BEIJING (NYTIMES) - A Hong Kong-based bookseller with Swedish nationality, snatched from a train to Beijing by Chinese police last month for undisclosed reasons, resurfaced on Friday (Feb 9) to declare in a police-arranged interview that he wanted no help from the outside world.
The interview between the bookseller, Gui Minhai, and several Hong Kong and Chinese journalists was the latest twist in a case that has generated an international furore, opening a rift between China and Sweden.
The Chinese government has often rebuffed criticism of its detentions by parading detainees in televised confessions in which they often abjectly apologise, praise their treatment by the authorities, and tell foreign governments to stay away.
Gui gave one such confession after he was first secretly taken to China in 2015, and now he has appeared in a sequel at a detention centre in Ningbo. He told an online outlet for Oriental Daily, a Hong Kong newspaper, that Swedish diplomats had duped him into boarding the train to Beijing.
"They wanted to get me to Beijing quietly," he said of the diplomats.
Gui also said he had been taken off the train by the police "in accordance with the law", but did not say what law he might have violated.
"Now I'm very regretful about this whole affair," Gui said. "Because in fact the Swedish side didn't tell me specifically what would happen with my medical checkup in Beijing."
Gui also said he had written to the Swedish ambassador in Beijing, asking Sweden not to "hype" his case.
According to South China Morning Post, a Hong Kong newspaper, Gui said Swedish diplomats had visited him secretly in Ningbo before the train trip with "several proposals to get me to Sweden".
The Swedish government had no immediate comment on Gui's remarks. But his appearance immediately drew skepticism from human rights activists, who said it bore the hallmarks of a staged confession under duress.
Foreign Minister Margot Wallström of Sweden said on Monday (Feb 5) that taking him from the train had been a "brutal intervention" and "China's actions were in contravention of basic international rules on consular support".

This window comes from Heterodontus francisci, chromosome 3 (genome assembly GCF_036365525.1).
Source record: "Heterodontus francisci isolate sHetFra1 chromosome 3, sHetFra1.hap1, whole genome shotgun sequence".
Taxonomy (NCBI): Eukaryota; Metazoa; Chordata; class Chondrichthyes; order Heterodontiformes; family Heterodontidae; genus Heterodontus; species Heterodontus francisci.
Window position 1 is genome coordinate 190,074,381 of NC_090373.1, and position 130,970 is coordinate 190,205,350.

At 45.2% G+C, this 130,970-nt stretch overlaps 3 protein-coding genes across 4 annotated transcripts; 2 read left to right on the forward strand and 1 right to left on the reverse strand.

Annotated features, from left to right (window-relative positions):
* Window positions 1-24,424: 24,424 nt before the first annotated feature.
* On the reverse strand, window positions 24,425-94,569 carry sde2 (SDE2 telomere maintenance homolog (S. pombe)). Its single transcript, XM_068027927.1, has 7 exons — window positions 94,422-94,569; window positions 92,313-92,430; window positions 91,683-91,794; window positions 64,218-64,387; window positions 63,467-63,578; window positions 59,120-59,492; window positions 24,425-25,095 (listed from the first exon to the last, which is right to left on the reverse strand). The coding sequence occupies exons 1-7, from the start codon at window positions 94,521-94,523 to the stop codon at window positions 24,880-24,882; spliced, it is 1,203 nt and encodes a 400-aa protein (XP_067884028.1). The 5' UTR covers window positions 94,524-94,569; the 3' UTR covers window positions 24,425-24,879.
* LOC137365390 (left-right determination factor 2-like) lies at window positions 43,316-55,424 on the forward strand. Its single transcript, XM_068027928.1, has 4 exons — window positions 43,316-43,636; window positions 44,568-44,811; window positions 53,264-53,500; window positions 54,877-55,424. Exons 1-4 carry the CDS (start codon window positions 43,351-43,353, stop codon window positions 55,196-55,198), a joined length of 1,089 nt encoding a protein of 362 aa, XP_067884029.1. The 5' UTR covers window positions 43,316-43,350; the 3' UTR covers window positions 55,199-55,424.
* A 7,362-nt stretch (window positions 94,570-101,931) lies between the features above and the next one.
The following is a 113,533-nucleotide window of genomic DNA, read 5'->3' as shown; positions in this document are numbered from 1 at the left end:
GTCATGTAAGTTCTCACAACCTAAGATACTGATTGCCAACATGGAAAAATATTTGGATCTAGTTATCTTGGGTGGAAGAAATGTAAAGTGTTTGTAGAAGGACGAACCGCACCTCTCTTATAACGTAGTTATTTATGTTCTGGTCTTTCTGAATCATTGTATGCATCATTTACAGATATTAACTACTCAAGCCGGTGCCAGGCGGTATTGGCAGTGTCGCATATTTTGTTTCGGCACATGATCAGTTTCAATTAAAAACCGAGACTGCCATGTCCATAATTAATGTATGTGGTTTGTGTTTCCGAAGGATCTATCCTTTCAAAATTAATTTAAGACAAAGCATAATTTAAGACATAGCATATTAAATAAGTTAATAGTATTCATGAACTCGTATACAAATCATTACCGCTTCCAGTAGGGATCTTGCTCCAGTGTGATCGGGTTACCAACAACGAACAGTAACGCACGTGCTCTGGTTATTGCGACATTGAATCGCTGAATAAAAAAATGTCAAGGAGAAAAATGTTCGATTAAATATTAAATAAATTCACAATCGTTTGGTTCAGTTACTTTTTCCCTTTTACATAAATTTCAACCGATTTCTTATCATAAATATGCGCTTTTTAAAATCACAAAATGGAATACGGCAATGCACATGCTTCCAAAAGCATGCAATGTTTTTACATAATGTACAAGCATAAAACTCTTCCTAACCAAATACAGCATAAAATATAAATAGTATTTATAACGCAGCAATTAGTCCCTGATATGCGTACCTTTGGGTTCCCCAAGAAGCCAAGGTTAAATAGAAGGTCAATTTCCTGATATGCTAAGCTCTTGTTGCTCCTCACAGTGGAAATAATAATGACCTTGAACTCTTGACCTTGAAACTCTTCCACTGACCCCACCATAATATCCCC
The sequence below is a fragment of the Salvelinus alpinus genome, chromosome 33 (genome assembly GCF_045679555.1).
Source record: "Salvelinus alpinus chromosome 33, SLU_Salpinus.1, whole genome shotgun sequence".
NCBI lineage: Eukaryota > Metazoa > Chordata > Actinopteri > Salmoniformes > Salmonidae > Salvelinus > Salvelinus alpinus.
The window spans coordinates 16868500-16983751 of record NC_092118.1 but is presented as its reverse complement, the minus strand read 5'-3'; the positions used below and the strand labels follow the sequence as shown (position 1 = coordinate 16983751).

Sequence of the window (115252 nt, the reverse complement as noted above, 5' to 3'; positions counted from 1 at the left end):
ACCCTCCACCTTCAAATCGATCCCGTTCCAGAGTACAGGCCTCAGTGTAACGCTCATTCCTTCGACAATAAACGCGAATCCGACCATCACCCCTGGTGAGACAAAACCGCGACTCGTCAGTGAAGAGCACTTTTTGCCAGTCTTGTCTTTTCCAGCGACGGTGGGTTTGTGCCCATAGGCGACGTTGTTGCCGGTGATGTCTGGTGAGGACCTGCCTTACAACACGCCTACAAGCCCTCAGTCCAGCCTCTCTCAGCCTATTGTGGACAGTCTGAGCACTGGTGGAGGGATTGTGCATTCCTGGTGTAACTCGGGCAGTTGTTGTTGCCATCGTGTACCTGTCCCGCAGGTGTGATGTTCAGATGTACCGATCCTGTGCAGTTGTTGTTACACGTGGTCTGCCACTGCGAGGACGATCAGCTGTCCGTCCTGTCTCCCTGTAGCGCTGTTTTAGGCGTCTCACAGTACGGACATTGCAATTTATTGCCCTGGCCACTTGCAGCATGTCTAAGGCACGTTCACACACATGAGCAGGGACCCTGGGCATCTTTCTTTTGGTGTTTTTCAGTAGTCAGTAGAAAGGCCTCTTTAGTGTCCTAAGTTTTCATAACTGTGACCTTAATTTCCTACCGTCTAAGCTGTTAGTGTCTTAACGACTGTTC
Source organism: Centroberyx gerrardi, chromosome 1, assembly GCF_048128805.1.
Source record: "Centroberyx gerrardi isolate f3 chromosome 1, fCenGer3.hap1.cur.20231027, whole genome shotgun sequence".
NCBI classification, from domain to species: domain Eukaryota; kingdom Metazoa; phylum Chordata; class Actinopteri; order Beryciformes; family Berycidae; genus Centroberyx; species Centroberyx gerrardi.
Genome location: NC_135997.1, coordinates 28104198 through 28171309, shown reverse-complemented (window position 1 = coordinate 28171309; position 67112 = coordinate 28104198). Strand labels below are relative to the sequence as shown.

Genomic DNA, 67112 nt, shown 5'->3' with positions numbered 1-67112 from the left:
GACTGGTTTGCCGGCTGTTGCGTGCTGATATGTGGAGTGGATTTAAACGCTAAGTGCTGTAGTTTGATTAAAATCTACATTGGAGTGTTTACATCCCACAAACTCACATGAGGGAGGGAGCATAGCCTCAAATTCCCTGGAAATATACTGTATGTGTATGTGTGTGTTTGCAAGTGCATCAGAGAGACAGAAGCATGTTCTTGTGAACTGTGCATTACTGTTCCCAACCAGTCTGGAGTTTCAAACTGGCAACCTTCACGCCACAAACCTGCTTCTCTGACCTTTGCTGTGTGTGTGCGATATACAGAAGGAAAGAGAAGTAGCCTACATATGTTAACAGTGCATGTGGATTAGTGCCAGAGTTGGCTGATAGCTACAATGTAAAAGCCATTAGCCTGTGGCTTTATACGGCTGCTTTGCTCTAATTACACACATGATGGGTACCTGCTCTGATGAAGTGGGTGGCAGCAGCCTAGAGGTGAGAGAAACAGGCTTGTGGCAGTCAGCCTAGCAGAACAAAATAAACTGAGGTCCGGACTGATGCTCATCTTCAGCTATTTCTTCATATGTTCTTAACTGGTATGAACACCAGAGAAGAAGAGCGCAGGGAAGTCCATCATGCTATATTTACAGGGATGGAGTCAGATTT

Gui, whose business sells gossipy books critical of China's leaders, was secretly spirited from Thailand to China in 2015 and held for two years, amid diplomatic tensions over his rights.
He was formally freed last year but ordered to remain in China, where he lived in an apartment in the eastern city of Ningbo. He disappeared again in January, seized from a Beijing-bound train as two Swedish diplomats were accompanying him to the Swedish embassy in the Chinese capital for a medical examination.
Gui has shown symptoms of possible amyotrophic lateral sclerosis, also called ALS or Lou Gehrig's disease, a neurological disorder that degrades muscle actions.
Gui, 53, was born in eastern China, went to study in Sweden in 1988 and became a citizen of the country in 1992.
In recent years, he became a co-owner of Mighty Current Media, a small publishing house in Hong Kong that specialised in unflattering and salacious gossip about China's Communist Party leaders.
Gui appears unlikely to win his freedom soon.
The Hong Kong news report said he was suspected of illegally supplying Chinese state secrets to foreigners. The report gave no details of those purported secrets.
Gui's daughter, Angela Gui, who lives in Britain, has said she has no idea what secrets her father could have known.